Questions on Russian travel (in particular to the north-west of European part of the country), working, or living are most welcomed. Write to firstname.lastname@example.org, contact me via Skype at Uncle_Pasha_2011, or use chat at the bottom right corner of this page.
Rain, melting snow, and wind – we were treated to the classic late fall weather last night. The ugliest it has been in a long time. Most definitely this is not the time of year to travel to Kandalaksha.
But I make a living off you travellers, thus the late fall special on all of my services in an effort to entice you here: 50% off, or $12.50/hour and I’m yours to act as a guide, driver or translator.
Or, if you have business here but can’t attend the place in person, I can be your errand boy. Information gathering of any sort, people and grave searches, press reviews, whatever. It’s like having your feet and eyes and hands, and even a part of your brain here.
Just got a hint from a client about a very inexpensive, comfortable, and exceptionally well-situated hostel in St. Petersburg at ulitsa Yakubovicha 20, tel. +7 911 278 1114, e-mail email@example.com. It is said to be a few steps from St. Isaac’s Cathedral on Nevsky. They rented two beds in a four-bed room for 400 roubles ($7) a night each, which is a very good rate for the center of St. Petersburg.
Here is a story by Kristin Evju from her Norwegians’ group September 2017 visit to the local cultural Sami events in Murmansk and Lovozero, with a detour to Seidjavr Lake, with the assistance of Mikhail Barakovsky, with whose support I took two Swedish journalists to see reindeer keepers a couple of years ago.
The story is of the “atmospheric” type, with not much in the way of practical details, but a would-be traveler can, and are encouraged to contact us for these.
Severpost.ru reports that Olga Galanchik, the owner of one of Kandalaksha’s travel agencies, Orange Tours, located at no. 3 ulitsa 50 let Okryabrya, was arrested in Sweden on Sept. 19, 2017, for stealing a fur coat. The court date is set for October 6, and Olga is said to be under arrest before the court.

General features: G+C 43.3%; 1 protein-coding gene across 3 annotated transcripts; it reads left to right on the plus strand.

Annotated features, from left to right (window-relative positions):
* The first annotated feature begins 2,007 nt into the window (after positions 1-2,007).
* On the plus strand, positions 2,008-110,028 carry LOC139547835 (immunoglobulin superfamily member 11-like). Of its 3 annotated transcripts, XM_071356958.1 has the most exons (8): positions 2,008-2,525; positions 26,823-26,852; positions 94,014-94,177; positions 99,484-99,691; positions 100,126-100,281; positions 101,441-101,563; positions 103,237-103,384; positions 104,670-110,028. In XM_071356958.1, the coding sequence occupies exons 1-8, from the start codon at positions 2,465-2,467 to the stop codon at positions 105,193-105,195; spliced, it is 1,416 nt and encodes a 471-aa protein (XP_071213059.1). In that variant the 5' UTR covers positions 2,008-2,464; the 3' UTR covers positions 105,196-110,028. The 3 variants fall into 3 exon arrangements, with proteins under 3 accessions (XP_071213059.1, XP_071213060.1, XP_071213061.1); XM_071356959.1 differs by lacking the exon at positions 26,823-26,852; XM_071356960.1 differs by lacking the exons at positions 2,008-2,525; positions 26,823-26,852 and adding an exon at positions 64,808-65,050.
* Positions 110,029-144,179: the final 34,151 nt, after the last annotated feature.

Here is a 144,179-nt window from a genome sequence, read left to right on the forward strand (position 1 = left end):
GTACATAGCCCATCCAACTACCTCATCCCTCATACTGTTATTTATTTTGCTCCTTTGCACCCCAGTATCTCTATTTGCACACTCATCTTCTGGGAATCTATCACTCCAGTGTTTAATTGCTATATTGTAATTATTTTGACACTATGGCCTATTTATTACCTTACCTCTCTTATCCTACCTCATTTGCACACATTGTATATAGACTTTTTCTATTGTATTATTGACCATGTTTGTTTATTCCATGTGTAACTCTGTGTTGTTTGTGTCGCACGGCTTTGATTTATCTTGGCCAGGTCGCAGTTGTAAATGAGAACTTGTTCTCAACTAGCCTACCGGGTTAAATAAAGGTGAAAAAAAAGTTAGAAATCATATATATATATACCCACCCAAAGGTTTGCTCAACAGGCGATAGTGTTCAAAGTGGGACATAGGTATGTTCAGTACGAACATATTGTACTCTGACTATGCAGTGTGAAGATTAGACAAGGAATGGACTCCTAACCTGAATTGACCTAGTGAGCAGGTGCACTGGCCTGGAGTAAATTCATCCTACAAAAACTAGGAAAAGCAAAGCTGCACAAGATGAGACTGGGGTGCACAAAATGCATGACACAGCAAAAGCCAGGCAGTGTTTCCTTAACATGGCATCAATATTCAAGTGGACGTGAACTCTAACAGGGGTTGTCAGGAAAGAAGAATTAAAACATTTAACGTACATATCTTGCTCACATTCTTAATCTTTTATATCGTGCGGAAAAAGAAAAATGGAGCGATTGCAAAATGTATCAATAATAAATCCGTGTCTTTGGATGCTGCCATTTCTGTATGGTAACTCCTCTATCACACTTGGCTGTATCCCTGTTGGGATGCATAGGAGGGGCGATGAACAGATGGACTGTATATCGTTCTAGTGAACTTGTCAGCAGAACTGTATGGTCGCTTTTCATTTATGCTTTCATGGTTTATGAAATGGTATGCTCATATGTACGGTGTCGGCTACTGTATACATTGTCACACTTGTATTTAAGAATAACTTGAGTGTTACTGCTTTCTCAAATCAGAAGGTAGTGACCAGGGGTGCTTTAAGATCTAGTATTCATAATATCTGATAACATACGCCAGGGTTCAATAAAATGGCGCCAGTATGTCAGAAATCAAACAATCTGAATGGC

I wonder if this is a true story or a typical Russian “drive your competitor out of business” ploy.
Once in a while I receive a question about business/investment opportunities in Russia. Yesterday I got a tip from one of my Pasvik Nature Reserve acquaintances to the effect that long-talked-about garbage sorting and civilized processing has at last been implemented in Murmansk, and that South Kola (Kandalaksha, Apatity, Umba) is next, and the authorities are looking for an investor into this project.
Previous attempts to deal with garbage in a better way than hauling it all to the dump and just leaving it there to rot have somehow not taken off in Kandalaksha, although the dump itself is a picturesque place if you have a taste for that sort of things.
Personally, I am fascinated by garbage and will welcome a request to look further into the situation with trash collection and processing.
Just got an e-mail from Jonathan Campion, a British travel writer who visited Kandalaksha in January and whom I matched up with some of my English students to show him around. Jon shared his impressions of our small town in his recent story – an elegant little piece conveying the general feel of the place – published in www.therussianstudent.com. Enjoy!
And I’d like to remind would-be travelers to these places of an opportunity to get a free guide, and possibly even free accommodation, from my students of English, in exchange for some conversation practice. Write me to firstname.lastname@example.org if such arrangement could be of interest to you.
The annoying thing is that there is no direct link, either by bus or railroad, between Kandalaksha and Zapolarny. You’ll have to travel through Murmansk. But it turned out easier than anticipated.
To get to Murmansk fast and cheap hop on a minibus that leaves at 5:30 am and 6:30 am off the train station parking lot. To reserve a seat call 8 911 349 9000. The trip will take about 4 hours and as of the moment, it costs 700 roubles ($12US). The train is slightly slower and considerably more expensive ($20-35) but there are several during the day. See tutu.ru for the train schedule.
Another option of getting to Murmansk is by arranging a ride through blablacar.ru. My first experience with the system was highly positive. Lots of traffic between Kandalaksha and Murmansk, and the “standard” cost is 500 roubles (under $10) per passenger.
On our way from Kuzomen we stopped by the village of Olenitsa some 50km west. Somehow this place managed to evade our attention in all these years. The village turned out to be a delight, as are most places along the south cost of the Kola Peninsula. Here are a few photos of this charming Olenitsa place:
Just letting the world know that we are slowly moving back towards Kandalaksha, and it is business as usual starting this evening. Greetings from the village of Kashkarantsy, where we stopped for the night.